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My daughter and I stumbled onto the grounds of Hendrix College one late afternoon in June. We had an uncharacteristically schedule-free day, and as we drove past the campus, my daughter pointed out the window and said, “Hey, let’s walk around over there.” We moved to Conway last year, and there’s a lot we haven’t discovered or explored, so we make it a habit of pulling over if we see something interesting in our new town.
We walked through lushly shaded sidewalks, past red-bricked historical buildings. Since a combination of pandemic and summer break rendered the college relatively deserted, we enjoyed feeling like we were the only people on its grounds. After several laps past a lily pond, vine-covered buildings, fountains, chapels and a Victorian-esque gazebo, my 10-year-old turned to me and said, “This feels like Hogwarts, and I want to go here.” And as the setting sun cast long shadows across campus, I had to admit she was right. There was a lot of magic on that campus.
Hendrix College was initially founded as Central Institute in 1876 by Reverend Isham L. Burrow in Altus, Arkansas (a location known for several wineries, not to mention a Paris Hilton reality show). Its first graduating class was composed of three women. They awarded “Mistress of English Literature” degrees, and as an English major, I feel they should bring that graduate degree title back.
The college changed hands, purchased by the Methodist Church, and was renamed Hendrix College in honor of a Methodist bishop. Despite being socially advanced (women were in attendance originally), it became a “men only” college after the name change. In their 1888 catalogue, a romance-killing rule mandated, “No student is allowed to communicate orally, by writing, or by signs, with students of the other sex.” By 1889, women were allowed to enroll, and I would bet good money there were still plenty of love notes circulated.
In 1890 the board of trustees chose Conway as the college’s permanent location. At that time, there were 150 students and five faculty members. The following years were filled with the sad and the funny. Half the campus became ill during the Spanish Flu Pandemic, and two students died. But like all college students, no matter if the students in question lived 100 years ago or today, they retained their sense of humor, and in 1922 they put a mule in Martin Hall (a prank the janitors no doubt had zero appreciation for).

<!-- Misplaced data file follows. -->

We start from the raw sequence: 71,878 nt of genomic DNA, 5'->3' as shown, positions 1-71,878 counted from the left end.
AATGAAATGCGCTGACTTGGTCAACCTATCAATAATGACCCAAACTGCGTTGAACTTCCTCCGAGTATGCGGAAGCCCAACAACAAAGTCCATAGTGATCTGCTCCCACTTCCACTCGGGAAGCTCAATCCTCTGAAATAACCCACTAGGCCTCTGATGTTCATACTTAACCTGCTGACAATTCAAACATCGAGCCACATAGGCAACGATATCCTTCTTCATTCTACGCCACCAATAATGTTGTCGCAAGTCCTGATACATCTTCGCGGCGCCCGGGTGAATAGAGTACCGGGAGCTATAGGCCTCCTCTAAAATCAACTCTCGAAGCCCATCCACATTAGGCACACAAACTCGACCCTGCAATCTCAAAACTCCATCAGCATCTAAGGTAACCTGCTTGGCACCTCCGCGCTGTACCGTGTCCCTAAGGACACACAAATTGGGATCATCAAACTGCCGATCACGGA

In 1933, during the Great Depression, Galloway Women’s College of Searcy merged with Hendrix. This is a piece of history that is close to my heart. I attended Harding University and lived in Pattie Cobb Dormitory, originally Holmes Hall, one of the last original structures from Galloway Women’s College on the Harding campus. Unlike my alma mater (which to this day does not allow dancing), Hendrix students protested their “no dancing” rule early on, and in 1936 they had the first dance on campus.
Hendrix is still going strong as a thriving, diverse liberal arts college with around 1500 students who hail from many states and countries. Unlike most state schools, Hendrix has no sororities or fraternities but has over 65 student organizations. Voted as one of the best “Up and Coming” colleges by U.S. News & World Report, Hendrix has a list of accolades (from Forbes to the Princeton Review) that hail it as one of the top liberal arts colleges in the country. Its list of esteemed graduates includes Arkansas natives Mary Steenburgen and P. Allen Smith, Sarah Caldwell (the first female conductor of the Metropolitan Opera) and Trenton Lee Steward (author of my daughter’s favorite book series, The Mysterious Benedict Society).
My daughter specifically asked me to investigate a potential Hendrix-Hogwarts connection and was more than a little disgruntled when I told her, “No, I can assure you, they don’t have Divination or Charms classes in their catalogue.” But for students looking for a thriving liberal arts college, there’s plenty of magic to be found.
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